The Songs of Distant Worlds

In 1986 Arthur C. Clarke published his novel, The Songs of Distant Earth.  The center of the story takes place on the water world of Thalassa.

The Thalassans are humans who came from earth a very long time ago to help preserve the human race. Very little is known of earth except what has been passed down from generation to generation.

Into this peaceful world arrives the Magellen, the last super craft from a vanished earth.  The Magellan carries over a million humans to colonize the planet known as Sagan 2.  They had to stop at Thalassa to make repairs.

Overall, it is a fascinating book about human attempts to preserve themselves when the sun goes supernova.  It is a story of adventure, love and sacrifice.

It got me to thinking about the songs of distant worlds.  As we gaze at the night sky each star is a sun and for the most part there are worlds like our solar system which rotate around their star, their sun.

We know from scientific measurements that we are looking at the ancient past in the night sky.  There are new stars and very old ones.  Sadly, there are dead ones whose songs ceased millennia ago.

One must wonder if there were life forms on those dead stars before they met their eventuality. What happened to those life forms before their star went silent?

Did they just perish and return to star dust?  Did they build crafts to sail the solar winds in search of a new home?

There are those who believe that life on this planet may have been touched in some way by star wanderers.  Perhaps, some departed their ship and settled here as their compatriots continued on their star trek.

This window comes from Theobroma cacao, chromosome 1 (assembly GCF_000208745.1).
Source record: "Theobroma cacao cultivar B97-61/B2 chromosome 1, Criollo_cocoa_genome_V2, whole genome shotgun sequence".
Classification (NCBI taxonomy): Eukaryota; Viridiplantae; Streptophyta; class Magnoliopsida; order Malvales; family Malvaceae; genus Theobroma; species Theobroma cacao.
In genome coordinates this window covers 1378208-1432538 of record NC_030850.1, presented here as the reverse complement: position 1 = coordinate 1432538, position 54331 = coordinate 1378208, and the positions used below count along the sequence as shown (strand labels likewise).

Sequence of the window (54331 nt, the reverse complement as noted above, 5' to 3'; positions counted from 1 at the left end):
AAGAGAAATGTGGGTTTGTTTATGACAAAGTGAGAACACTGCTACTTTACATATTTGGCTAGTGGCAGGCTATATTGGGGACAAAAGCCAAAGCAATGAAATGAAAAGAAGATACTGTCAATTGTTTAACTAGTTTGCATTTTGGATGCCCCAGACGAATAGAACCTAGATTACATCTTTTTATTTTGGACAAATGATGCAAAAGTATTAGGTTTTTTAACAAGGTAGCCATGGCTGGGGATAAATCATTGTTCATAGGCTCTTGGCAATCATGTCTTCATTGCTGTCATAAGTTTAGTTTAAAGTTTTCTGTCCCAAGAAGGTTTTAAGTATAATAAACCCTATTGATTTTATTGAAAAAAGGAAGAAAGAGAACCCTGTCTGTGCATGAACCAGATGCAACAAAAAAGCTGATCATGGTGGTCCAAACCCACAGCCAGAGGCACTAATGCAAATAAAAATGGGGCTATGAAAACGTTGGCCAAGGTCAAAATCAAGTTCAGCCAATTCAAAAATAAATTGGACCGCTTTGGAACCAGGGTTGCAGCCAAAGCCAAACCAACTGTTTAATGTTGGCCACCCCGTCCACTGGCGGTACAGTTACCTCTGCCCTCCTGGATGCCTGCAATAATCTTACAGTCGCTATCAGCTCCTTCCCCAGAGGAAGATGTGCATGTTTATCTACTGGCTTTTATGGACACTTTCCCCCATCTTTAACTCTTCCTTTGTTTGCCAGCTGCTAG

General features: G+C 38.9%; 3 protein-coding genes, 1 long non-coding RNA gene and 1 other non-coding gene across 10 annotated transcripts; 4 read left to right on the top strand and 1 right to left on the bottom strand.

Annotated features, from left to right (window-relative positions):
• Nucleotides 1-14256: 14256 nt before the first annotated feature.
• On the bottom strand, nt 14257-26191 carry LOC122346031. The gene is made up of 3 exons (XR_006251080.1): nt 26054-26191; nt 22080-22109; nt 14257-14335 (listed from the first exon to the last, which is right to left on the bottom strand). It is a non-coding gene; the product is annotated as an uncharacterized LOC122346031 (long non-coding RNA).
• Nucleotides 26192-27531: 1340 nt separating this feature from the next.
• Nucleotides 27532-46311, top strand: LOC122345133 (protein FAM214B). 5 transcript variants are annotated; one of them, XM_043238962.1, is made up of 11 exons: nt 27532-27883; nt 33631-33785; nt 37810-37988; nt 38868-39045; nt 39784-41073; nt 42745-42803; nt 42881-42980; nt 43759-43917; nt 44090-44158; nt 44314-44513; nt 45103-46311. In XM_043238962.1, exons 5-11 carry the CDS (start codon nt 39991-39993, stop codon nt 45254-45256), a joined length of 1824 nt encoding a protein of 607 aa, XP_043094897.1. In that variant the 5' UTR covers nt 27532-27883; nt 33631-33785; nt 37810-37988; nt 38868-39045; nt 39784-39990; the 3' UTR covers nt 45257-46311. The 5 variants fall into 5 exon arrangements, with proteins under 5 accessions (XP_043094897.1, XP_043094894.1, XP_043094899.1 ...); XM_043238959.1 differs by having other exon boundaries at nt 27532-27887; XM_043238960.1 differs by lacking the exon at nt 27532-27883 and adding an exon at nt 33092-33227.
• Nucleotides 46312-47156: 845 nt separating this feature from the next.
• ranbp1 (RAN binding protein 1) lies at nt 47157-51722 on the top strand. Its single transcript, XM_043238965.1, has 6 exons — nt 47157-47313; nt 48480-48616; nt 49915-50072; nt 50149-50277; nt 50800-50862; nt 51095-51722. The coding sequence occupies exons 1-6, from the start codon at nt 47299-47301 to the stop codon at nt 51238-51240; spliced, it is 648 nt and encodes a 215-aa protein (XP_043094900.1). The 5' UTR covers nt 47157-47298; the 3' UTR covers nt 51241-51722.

Speculations on this subject have made their way into articles, books and films.  Perhaps, it’s an innate desire in our genome to believe that life has a cosmic purpose.

If humans are just the product of accident in a primordial chemical stew, then we are just a speck, a minuscule dot floating in the vast ocean we call the cosmos.  If that is the case, then our earth is a sad song.

It is sad because there is so much strife among its inhabitants.  It is sad because our carelessness is killing our world in the name of advancement.

The rain forests of earth must have sung a song, a paean of creation before humans took the ax and the bulldozer to their pristine beauty.  Humans preferred their lucriferous pursuits instead of protecting the vast forests which existed before humans walked the earth and exploring their salutary mysteries.

The oceans must have offered a hymn of praise for their beauty and abundant life forms before humans sailed the mighty seas and dumped waste of its futility into the deeps. The song of ocean life is fading into the recesses of forgotten symphonies.

The songs of distant worlds may be heard if we listen to the night sky.  However, the song of earth is gradually fading from the cosmic orchestra by the hand of humans who know not the music of creation.

G. D. Williams       © 2012

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